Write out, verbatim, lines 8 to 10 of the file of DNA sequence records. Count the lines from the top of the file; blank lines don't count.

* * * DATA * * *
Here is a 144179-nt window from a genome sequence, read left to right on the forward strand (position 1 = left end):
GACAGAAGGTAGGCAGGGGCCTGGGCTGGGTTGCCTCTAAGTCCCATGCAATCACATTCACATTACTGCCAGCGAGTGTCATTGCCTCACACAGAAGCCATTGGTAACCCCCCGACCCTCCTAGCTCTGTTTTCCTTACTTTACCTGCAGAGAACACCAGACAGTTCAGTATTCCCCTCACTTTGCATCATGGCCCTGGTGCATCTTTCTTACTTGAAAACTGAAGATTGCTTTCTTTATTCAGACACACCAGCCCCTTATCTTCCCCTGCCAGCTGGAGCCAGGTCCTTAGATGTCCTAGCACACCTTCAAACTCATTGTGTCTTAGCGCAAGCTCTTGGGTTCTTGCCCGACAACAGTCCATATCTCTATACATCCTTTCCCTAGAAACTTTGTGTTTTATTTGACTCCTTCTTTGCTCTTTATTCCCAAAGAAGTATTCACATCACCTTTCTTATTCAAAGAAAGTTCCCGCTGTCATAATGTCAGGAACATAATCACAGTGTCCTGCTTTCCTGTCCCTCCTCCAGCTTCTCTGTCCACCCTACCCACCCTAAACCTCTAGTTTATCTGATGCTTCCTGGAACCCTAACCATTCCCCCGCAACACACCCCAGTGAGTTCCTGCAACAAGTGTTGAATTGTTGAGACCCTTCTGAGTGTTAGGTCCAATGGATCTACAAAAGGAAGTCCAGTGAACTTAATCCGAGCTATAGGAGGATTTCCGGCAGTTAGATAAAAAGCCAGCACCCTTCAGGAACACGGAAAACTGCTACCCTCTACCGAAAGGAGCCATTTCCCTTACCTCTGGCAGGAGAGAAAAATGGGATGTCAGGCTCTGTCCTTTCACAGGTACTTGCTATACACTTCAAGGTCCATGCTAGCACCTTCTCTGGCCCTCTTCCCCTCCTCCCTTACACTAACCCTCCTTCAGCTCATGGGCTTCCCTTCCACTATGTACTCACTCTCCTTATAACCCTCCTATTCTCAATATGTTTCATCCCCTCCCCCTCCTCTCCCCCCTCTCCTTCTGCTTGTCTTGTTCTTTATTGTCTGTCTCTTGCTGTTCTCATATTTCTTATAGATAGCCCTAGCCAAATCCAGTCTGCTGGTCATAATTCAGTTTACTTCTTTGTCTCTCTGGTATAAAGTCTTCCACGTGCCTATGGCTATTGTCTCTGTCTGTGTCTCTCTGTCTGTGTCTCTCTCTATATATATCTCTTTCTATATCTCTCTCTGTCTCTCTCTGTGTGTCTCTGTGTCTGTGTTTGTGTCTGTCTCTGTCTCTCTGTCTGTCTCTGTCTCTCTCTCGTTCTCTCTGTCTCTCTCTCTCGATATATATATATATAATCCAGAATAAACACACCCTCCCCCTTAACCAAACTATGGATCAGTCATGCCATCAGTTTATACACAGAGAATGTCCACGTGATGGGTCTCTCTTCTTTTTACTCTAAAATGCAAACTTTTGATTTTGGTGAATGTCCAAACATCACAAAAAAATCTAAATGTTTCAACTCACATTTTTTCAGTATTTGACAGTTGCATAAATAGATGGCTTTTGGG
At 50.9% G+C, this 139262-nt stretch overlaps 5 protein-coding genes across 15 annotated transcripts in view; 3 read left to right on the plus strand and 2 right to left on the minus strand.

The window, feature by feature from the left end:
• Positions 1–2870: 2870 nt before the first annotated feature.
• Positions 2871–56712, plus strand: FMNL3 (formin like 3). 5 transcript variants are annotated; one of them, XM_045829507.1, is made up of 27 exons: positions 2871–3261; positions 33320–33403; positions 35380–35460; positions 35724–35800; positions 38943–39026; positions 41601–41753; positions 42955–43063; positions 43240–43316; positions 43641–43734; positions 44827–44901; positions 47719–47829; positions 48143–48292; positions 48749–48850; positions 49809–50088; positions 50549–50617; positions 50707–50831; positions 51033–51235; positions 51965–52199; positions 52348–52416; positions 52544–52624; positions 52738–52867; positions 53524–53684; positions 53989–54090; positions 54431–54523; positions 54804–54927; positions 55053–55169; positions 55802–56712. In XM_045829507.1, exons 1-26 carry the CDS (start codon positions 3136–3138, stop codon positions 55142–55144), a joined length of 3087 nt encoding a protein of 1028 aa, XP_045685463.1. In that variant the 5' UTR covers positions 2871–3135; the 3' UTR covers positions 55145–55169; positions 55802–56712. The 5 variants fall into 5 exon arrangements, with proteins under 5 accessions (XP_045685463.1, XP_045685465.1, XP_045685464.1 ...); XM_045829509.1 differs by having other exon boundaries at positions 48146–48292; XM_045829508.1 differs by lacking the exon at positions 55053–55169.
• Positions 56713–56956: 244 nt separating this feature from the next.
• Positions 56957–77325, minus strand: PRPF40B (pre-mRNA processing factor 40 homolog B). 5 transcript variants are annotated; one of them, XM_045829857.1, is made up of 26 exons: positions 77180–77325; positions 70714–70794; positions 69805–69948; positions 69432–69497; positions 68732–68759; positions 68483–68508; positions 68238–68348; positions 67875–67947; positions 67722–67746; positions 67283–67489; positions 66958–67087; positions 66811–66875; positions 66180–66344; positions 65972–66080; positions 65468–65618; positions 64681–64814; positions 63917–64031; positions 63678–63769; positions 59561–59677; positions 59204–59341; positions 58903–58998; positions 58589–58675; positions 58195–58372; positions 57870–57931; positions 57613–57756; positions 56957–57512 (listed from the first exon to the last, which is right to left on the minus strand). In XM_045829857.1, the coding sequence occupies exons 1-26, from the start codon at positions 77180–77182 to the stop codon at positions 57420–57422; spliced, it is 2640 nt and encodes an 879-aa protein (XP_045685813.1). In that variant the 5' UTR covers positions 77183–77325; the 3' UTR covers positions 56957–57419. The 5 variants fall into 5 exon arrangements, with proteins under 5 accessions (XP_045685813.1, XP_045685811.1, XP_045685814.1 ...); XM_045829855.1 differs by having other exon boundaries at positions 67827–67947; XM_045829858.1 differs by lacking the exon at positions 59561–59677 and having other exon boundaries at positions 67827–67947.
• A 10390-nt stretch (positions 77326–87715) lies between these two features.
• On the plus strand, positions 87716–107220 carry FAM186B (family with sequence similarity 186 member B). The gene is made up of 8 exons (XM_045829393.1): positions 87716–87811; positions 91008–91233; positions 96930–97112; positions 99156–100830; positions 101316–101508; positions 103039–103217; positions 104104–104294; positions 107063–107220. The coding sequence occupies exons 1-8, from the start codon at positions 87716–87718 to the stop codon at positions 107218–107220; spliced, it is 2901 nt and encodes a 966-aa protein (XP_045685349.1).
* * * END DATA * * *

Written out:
• Positions 56957–77325, minus strand: PRPF40B (pre-mRNA processing factor 40 homolog B). 5 transcript variants are annotated; one of them, XM_045829857.1, is made up of 26 exons: positions 77180–77325; positions 70714–70794; positions 69805–69948; positions 69432–69497; positions 68732–68759; positions 68483–68508; positions 68238–68348; positions 67875–67947; positions 67722–67746; positions 67283–67489; positions 66958–67087; positions 66811–66875; positions 66180–66344; positions 65972–66080; positions 65468–65618; positions 64681–64814; positions 63917–64031; positions 63678–63769; positions 59561–59677; positions 59204–59341; positions 58903–58998; positions 58589–58675; positions 58195–58372; positions 57870–57931; positions 57613–57756; positions 56957–57512 (listed from the first exon to the last, which is right to left on the minus strand). In XM_045829857.1, the coding sequence occupies exons 1-26, from the start codon at positions 77180–77182 to the stop codon at positions 57420–57422; spliced, it is 2640 nt and encodes an 879-aa protein (XP_045685813.1). In that variant the 5' UTR covers positions 77183–77325; the 3' UTR covers positions 56957–57419. The 5 variants fall into 5 exon arrangements, with proteins under 5 accessions (XP_045685813.1, XP_045685811.1, XP_045685814.1 ...); XM_045829855.1 differs by having other exon boundaries at positions 67827–67947; XM_045829858.1 differs by lacking the exon at positions 59561–59677 and having other exon boundaries at positions 67827–67947.
• A 10390-nt stretch (positions 77326–87715) lies between these two features.
• On the plus strand, positions 87716–107220 carry FAM186B (family with sequence similarity 186 member B). The gene is made up of 8 exons (XM_045829393.1): positions 87716–87811; positions 91008–91233; positions 96930–97112; positions 99156–100830; positions 101316–101508; positions 103039–103217; positions 104104–104294; positions 107063–107220. The coding sequence occupies exons 1-8, from the start codon at positions 87716–87718 to the stop codon at positions 107218–107220; spliced, it is 2901 nt and encodes a 966-aa protein (XP_045685349.1).